With Motion Tweens, you place a symbol in a particular position at a point in time. At a later point in time and on the same layer, the symbol is moved to another position. Flash works out all of the in between positions for the motion from one place to another.
1. Start by launching Adobe Flash CS3 and creating a new Flash document.
2. Use the drawing tools to draw a complex shape (a drawing made up of more than one shape or line).
3. Choose a selection tool and select all of your shape. Click on Modify, Convert To Symbol on the main menu. The following pop-up appears,
Choose a name for your symbol - it is best to choose a name that helps you remember what the symbol was.
Make sure you choose for your symbol to be either a movie clip or graphic.
4. When you click OK, the symbol should appear in the Library window as shown in the screenshot.
5. Click with the right mouse button on frame 24 of the timeline. Choose to add a Blank Keyframe. We add a key frame because there is a change in what we see on the stage at this point.
(If you have not changed the frame rate from its 12Fps, then this animation will take 2 seconds exactly.)
Drag the symbol from the library onto the stage on Frame 24.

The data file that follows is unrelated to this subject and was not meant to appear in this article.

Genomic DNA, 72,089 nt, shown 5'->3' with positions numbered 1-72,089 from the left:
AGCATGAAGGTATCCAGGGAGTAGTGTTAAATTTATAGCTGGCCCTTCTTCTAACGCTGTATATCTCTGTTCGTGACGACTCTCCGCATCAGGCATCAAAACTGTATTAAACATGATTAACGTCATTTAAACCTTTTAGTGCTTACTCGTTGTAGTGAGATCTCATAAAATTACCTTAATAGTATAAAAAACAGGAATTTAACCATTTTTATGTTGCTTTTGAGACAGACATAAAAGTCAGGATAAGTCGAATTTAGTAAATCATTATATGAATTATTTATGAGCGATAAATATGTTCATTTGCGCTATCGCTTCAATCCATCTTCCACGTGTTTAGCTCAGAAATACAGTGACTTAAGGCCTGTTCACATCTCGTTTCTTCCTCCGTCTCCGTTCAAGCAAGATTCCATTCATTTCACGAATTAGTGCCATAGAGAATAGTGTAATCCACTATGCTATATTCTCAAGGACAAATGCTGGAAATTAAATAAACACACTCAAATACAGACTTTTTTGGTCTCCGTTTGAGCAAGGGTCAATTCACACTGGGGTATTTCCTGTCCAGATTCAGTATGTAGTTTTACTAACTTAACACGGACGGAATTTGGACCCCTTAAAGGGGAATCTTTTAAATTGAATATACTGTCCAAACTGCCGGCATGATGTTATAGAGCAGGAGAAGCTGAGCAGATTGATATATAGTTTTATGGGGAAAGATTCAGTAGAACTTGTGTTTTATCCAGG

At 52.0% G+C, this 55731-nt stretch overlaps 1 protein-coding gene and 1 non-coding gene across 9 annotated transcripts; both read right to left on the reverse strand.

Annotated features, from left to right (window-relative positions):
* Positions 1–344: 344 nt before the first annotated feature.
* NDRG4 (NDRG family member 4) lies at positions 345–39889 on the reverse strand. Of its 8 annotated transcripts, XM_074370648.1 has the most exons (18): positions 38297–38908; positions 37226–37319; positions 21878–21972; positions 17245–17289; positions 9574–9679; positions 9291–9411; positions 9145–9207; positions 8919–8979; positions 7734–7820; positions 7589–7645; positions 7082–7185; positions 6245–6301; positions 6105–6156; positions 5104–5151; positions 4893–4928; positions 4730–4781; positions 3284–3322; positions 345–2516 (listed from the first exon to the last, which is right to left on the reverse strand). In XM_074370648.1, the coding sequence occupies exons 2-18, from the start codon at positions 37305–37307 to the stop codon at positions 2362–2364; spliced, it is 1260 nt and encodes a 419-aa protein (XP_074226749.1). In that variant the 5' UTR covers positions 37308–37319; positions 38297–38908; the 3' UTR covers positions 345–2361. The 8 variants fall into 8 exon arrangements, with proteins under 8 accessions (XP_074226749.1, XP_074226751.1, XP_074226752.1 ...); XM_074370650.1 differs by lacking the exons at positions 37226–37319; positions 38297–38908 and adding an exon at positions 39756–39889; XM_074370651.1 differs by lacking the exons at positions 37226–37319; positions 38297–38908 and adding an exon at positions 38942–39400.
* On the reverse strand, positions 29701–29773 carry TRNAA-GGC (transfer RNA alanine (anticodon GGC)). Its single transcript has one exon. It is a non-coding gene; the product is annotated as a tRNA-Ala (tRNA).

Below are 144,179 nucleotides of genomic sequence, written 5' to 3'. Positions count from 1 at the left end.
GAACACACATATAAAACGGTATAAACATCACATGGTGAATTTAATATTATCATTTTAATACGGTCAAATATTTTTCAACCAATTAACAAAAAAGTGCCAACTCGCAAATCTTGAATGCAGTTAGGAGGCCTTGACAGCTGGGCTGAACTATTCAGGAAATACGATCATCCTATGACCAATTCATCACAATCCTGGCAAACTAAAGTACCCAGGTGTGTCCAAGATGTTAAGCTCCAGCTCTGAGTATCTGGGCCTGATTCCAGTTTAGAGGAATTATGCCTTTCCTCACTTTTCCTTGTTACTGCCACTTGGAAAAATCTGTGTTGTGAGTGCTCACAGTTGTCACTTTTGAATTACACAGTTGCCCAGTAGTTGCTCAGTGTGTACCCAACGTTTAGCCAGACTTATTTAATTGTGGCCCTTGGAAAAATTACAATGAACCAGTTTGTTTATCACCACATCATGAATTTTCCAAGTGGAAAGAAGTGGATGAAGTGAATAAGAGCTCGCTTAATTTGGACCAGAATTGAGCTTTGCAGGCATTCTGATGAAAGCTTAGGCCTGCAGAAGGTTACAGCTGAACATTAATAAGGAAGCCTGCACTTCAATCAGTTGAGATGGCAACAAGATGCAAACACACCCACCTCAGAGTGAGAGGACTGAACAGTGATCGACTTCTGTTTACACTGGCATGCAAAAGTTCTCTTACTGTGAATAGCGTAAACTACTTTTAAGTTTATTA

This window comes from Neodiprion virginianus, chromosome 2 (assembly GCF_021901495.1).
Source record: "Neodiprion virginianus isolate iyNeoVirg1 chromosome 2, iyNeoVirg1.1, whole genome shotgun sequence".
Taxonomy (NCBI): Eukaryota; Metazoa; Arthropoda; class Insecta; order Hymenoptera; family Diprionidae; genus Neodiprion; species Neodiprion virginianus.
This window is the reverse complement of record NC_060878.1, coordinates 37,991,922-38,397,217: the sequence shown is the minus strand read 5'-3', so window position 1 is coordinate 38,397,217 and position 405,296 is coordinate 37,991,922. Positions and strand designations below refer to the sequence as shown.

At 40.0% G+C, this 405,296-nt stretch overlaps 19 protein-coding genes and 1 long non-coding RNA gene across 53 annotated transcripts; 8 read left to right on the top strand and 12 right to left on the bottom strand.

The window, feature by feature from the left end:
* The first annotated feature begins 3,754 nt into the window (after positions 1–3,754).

6. Just as we did with the shape tween, we need to tell Flash that we want it do the work.
Look at the bottom of the screen in the Properties window. You should see a dropdown box labelled Tween. Select motion tween from the list.
If you have followed these instructions to the letter, you should now see something like the screenshot.
This time, the tween is shown on the timeline using blue shading and a solid arrow. A dotted line here would indicate a mistake.
The most common mistake with motion tweens is to try to animate more than one symbol on the same layer. One symbol per tween, per layer is the rule to follow.
7. Once you have a working motion tween, look back at the properties window. Make a selection from the dropdown list labelled Rotate. Choose a number of times for your symbol to rotate and run the animation again.
This is a fairly useful feature.